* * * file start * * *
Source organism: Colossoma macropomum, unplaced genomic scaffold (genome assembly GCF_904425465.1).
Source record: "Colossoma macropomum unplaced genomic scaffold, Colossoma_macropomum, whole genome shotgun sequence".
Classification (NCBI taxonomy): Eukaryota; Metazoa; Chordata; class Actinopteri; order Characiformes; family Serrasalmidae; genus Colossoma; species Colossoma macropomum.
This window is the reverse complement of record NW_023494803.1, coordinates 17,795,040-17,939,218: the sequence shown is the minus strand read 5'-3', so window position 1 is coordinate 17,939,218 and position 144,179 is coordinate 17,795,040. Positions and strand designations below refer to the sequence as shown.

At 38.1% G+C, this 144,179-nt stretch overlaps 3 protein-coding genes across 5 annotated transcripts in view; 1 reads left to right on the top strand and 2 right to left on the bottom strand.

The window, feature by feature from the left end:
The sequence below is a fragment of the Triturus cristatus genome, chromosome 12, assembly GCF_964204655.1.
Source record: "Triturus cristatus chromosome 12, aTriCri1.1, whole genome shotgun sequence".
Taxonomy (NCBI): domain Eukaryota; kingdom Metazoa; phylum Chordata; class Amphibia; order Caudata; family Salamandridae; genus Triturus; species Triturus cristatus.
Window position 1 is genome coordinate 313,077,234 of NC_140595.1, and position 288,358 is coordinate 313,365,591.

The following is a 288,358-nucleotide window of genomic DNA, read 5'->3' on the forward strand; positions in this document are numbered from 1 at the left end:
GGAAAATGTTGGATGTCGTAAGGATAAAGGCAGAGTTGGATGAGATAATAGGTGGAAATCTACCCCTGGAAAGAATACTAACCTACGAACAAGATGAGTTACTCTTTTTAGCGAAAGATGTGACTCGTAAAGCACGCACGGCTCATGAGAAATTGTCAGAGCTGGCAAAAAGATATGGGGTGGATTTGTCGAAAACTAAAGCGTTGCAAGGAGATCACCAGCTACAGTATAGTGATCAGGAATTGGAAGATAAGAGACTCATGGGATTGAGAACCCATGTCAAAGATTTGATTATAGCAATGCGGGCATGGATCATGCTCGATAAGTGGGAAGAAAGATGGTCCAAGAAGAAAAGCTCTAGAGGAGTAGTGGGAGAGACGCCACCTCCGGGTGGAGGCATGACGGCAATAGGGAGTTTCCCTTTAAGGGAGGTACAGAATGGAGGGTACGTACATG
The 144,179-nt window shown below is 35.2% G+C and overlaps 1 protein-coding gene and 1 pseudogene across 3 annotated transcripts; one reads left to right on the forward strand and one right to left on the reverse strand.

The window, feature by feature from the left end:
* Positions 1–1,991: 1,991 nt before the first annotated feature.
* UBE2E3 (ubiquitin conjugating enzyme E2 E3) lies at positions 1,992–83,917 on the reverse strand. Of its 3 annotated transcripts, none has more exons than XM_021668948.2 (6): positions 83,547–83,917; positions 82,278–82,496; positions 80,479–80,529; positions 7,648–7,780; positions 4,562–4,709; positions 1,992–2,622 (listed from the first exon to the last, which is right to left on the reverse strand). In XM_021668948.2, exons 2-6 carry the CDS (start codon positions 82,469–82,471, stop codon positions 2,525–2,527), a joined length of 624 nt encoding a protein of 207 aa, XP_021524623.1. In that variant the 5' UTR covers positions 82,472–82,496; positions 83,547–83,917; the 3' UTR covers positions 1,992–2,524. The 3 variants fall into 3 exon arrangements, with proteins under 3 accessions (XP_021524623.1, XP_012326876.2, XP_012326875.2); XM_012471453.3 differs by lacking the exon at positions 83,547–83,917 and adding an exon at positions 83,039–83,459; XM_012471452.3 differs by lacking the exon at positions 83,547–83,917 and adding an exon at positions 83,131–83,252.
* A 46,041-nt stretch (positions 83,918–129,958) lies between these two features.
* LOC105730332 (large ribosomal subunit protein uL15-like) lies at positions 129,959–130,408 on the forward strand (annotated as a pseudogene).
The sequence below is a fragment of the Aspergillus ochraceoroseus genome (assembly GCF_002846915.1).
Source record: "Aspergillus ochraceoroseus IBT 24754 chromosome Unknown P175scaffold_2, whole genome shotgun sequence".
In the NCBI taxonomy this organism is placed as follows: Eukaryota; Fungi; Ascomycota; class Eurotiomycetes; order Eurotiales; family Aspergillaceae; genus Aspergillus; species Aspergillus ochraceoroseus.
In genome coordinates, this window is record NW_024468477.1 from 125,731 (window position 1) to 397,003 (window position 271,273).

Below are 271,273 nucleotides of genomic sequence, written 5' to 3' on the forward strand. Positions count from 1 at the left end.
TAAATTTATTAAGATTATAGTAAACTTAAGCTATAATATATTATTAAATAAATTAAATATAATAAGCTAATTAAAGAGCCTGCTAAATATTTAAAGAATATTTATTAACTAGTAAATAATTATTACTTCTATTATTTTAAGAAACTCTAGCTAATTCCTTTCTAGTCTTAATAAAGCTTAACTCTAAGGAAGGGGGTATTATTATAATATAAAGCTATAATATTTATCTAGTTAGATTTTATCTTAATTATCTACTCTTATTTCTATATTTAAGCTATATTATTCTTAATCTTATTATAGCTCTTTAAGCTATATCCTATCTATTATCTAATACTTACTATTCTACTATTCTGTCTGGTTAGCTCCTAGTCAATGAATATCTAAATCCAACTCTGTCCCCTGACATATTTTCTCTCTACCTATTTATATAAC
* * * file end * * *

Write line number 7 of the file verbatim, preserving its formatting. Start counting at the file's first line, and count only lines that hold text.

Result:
The sequence below is a fragment of the Triturus cristatus genome, chromosome 12, assembly GCF_964204655.1.